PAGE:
Advertisement

Automotive Innovation

, Volume 1, Issue 4, pp 342–351 | Cite as

Uncertainty Optimization Design of a Vehicle Body Structure Considering Random Deviations

  • Jianhua ZhouEmail author
  • Fengchong Lan
  • Jiqing Chen
  • Fanjie Lai
Article
  • 175 Downloads

Abstract

In vehicle body manufacturing, there are small differences between the actual value and design value of, for example, plate thickness and material characteristics. This is caused by the processing technology, environment and other uncertain factors. Therefore, the performance of the vehicle body processed according to the deterministic optimization solution fluctuates. The fluctuations may make structural performance fail to meet the design requirements. Thus, in this study, an optimization design is executed with 6\( \sigma \) robustness criteria and a Monte Carlo simulation single-loop optimization strategy based on the radial basis function neural network approximate model considering deviations in plate thickness, elastic modulus, and welding spot diameter, which is called the uncertainty optimization design method. As an example, considering the bending stiffness, torsion stiffness, and first-order frequency as constraints, the method is applied to the lightweight design of a car body structure, and the reliability of deterministic optimization design and uncertainty optimization design is compared. The results demonstrate that the uncertainty optimization design solution is effective and feasible without lowering the static stiffness and modal performance, and the weight is reduced.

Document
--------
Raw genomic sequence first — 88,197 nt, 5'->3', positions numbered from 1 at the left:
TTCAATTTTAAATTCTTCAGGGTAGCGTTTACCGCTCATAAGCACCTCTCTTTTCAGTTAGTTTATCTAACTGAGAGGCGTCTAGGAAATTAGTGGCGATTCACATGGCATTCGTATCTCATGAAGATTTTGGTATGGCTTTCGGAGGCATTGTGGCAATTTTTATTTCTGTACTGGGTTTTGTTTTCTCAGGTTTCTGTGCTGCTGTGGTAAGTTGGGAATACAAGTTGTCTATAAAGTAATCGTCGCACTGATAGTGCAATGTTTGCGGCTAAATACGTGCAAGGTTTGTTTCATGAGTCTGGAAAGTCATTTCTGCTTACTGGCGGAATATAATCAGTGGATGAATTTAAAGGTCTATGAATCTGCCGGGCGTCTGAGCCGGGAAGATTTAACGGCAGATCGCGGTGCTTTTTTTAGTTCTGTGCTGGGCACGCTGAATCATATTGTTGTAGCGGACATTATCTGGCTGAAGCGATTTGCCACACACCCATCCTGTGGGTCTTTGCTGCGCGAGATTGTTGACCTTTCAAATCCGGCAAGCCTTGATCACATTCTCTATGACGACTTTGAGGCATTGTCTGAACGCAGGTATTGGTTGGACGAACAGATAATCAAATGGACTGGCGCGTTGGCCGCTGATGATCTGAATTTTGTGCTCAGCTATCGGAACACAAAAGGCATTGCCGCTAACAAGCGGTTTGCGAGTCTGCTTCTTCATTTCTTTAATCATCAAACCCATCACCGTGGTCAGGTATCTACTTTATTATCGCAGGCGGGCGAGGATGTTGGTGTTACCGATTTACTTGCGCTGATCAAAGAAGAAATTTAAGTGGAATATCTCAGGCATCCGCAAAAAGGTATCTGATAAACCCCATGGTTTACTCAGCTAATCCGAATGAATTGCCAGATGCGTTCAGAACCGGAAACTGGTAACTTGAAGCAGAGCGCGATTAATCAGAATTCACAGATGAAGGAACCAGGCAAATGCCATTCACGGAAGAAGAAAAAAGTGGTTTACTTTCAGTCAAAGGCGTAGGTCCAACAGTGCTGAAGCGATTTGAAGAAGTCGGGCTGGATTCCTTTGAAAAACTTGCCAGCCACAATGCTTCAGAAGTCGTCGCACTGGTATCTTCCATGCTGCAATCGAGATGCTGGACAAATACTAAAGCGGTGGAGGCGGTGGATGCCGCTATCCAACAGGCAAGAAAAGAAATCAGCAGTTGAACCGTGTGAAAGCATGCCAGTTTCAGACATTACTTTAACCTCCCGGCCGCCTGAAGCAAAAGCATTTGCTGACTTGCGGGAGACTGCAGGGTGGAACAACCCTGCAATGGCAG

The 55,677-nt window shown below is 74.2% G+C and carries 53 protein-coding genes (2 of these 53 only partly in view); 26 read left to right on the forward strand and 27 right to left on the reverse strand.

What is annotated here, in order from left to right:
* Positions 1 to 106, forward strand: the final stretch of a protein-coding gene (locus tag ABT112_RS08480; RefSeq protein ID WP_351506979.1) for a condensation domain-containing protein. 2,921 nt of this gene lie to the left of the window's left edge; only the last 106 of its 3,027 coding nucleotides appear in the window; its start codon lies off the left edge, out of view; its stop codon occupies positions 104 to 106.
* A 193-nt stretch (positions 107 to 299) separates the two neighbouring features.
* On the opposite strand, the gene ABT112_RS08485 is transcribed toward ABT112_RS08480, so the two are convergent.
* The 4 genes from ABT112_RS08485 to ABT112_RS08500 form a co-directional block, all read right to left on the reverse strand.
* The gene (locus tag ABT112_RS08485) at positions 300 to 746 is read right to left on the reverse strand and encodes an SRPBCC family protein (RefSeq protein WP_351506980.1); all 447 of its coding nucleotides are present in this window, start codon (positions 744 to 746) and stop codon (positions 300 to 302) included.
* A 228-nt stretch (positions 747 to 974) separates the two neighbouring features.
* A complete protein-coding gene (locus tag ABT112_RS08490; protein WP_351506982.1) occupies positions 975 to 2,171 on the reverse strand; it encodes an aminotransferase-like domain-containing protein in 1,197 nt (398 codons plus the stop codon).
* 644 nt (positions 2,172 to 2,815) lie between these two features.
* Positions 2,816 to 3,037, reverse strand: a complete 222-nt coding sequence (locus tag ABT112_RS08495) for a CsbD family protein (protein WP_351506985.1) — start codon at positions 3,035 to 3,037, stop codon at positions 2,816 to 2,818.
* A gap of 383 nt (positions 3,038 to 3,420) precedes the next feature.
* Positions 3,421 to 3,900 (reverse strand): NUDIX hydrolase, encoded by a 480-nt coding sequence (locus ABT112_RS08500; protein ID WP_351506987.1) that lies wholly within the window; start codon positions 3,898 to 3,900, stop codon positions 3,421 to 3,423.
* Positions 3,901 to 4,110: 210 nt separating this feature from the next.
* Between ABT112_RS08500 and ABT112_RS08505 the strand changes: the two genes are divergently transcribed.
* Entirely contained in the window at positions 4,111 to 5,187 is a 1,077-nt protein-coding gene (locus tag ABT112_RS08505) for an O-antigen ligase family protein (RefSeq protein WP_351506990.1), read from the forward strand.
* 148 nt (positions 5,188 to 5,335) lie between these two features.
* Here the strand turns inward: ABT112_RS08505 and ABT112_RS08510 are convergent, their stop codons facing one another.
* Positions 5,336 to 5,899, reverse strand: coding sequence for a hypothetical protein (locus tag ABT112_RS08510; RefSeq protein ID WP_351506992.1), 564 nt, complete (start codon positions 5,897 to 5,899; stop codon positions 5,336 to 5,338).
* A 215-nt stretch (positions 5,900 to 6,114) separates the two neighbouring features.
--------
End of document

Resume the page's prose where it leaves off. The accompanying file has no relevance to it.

Keywords

Body structure Lightweight Approximate models 6\( \sigma \) robustness criteria MCS single-loop optimization strategy 

1 Introduction

The optimization design of a vehicle body structure has resulted from the comprehensive optimization of multiobjective performance; however, in vehicle body manufacturing, because of the processing technology, environment, and other uncertain factors, there are small differences between the actual value and the design value of, for example, plate thickness, and material characteristics. Thus, deviations of design parameters randomly caused by the manufacturing process may make structural performance (e.g., strength, stiffness, and NVH) fail to meet the design requirements. During the optimization design, if these random deviations of parameters are neglected, this may lead to a serious deterioration in the vehicle body’s structural performance, that is, the optimization solution lacks structural reliability and engineering feasibility. For example, deviations in the plate thickness and welding spot diameter will lead to an obvious change in NVH performance. Therefore, during structural optimization design, considering the influence of random deviations in the structural physical parameters and applying the method of uncertainty design will guarantee that manufactured body structures meet the requirements for overall structural performance.